As I read this opinion, the Eleventh Circuit was primarily concerned with two things. First, the Act required an affirmative act of purchase, something not present in prior Commerce Clause cases. And second, if the individual mandate were to be upheld, there would be no limits on the Commerce power.
1. It is crucial to understand that the Act, supported by extensive Congressional findings, is intended to deal with two national problems.
The first problem–cost shifting–is the effect of uninsured persons on health care insurance costs for everyone. Millions of uninsured persons use health care services whose cost is borne initially by providers, then by insurers and then, finally, by everyone who pays higher premiums as a result.The second problem is the number of uninsured persons (the estimate is 50 million), many (or most) of whom have preexisting conditions and are therefore unable to obtain health care insurance.
All of the Act’s reforms–the individual mandate, the expansion of Medicaid, the increased regulation of the health care insurance industry, the new health care insurance requirements imposed on employers and the creation of “Health Benefit Exchanges”–are intended to deal with these two national problems in one way or another.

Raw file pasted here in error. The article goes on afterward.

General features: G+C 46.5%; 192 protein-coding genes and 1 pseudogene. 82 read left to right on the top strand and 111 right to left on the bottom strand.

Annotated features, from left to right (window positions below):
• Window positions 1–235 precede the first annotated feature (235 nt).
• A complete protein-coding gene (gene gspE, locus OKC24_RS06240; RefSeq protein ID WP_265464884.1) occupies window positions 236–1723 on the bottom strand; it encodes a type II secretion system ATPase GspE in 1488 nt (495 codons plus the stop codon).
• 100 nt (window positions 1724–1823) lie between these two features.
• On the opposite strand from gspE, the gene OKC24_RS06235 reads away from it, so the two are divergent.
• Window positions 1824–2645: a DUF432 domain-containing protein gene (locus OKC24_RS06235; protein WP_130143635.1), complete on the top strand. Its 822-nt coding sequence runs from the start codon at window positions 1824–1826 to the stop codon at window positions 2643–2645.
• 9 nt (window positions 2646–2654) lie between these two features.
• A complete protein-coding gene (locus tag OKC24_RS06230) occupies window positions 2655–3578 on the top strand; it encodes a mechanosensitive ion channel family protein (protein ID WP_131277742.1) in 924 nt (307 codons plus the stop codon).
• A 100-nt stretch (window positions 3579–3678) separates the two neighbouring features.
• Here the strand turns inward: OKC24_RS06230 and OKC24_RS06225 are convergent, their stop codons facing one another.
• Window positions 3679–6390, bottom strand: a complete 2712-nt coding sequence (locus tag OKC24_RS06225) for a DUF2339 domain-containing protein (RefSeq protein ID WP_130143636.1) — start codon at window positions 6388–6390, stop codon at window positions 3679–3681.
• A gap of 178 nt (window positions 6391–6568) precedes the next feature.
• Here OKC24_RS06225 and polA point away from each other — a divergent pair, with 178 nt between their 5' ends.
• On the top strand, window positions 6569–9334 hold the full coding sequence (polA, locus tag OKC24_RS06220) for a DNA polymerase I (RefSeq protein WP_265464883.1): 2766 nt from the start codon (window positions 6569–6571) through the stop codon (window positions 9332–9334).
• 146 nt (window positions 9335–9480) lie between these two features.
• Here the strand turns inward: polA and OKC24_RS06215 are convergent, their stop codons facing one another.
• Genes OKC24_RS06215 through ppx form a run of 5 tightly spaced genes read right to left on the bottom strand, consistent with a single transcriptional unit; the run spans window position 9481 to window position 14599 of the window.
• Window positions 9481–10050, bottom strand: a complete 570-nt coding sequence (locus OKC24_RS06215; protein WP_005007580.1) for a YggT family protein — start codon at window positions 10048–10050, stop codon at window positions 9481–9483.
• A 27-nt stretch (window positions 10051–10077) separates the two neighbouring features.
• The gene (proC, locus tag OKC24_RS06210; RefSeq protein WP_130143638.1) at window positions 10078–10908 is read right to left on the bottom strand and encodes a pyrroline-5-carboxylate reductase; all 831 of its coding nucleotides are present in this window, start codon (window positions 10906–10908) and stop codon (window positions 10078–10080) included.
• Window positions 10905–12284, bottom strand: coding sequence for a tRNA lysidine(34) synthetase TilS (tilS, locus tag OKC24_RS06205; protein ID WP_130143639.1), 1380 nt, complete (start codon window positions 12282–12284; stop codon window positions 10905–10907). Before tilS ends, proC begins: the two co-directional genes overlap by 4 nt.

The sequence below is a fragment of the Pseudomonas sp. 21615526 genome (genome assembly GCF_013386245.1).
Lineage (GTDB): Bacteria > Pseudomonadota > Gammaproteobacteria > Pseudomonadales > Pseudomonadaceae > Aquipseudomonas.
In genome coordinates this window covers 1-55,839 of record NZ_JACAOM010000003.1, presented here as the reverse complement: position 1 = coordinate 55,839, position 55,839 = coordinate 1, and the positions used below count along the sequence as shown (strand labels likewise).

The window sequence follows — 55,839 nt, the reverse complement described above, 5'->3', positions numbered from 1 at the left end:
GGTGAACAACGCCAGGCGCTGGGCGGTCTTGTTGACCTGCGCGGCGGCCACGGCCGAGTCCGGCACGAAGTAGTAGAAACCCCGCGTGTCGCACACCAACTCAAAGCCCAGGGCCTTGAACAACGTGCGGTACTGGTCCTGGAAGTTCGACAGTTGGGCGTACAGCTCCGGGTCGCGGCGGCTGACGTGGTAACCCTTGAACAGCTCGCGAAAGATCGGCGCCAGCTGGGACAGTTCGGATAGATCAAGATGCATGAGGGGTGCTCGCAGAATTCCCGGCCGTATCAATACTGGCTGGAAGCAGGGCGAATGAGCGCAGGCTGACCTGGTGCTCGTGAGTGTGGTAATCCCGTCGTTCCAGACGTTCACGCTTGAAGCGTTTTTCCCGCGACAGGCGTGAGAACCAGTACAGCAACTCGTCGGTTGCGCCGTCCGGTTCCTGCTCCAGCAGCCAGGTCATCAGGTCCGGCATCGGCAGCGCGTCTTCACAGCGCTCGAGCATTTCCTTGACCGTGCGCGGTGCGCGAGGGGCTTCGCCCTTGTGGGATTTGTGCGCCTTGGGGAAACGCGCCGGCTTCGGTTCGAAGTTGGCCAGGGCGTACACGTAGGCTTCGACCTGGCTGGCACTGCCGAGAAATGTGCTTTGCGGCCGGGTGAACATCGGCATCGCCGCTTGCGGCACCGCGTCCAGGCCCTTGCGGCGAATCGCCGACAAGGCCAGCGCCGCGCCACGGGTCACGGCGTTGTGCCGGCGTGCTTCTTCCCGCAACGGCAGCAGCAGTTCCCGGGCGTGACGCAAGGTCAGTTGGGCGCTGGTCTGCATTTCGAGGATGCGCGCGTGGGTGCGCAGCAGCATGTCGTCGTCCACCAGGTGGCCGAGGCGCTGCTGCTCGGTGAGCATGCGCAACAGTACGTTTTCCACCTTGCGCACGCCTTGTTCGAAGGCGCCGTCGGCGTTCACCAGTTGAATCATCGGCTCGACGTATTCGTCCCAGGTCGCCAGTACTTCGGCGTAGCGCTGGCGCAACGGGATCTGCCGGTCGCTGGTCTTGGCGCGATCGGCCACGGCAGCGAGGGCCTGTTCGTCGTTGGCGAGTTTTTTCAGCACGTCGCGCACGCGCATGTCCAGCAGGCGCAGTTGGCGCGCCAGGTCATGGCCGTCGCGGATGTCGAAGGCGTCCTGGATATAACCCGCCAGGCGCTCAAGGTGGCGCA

2. A key doctrinal inquiry in Commerce Clause jurisprudence after Lopez and Morrison is whether the regulated activity is economic or commercial in nature. I think it is clear that the decision not to buy health insurance is economic in nature. First, standing alone, it is a decision not to purchase health care insurance, and this is an economic decision (among other things). And second, virtually everyone, even those without health care insurance, seeks and receives health care services at one time or another. The decision not to purchase, when aggregated, thus has a substantial economic effect on interstate commerce, namely, the increased cost to everyone who has health care insurance. Moreover, Raich strongly suggests that even if an intrastate activity is not, strictly speaking, economic in nature, it may still be regulated as part of a comprehensive regulatory scheme.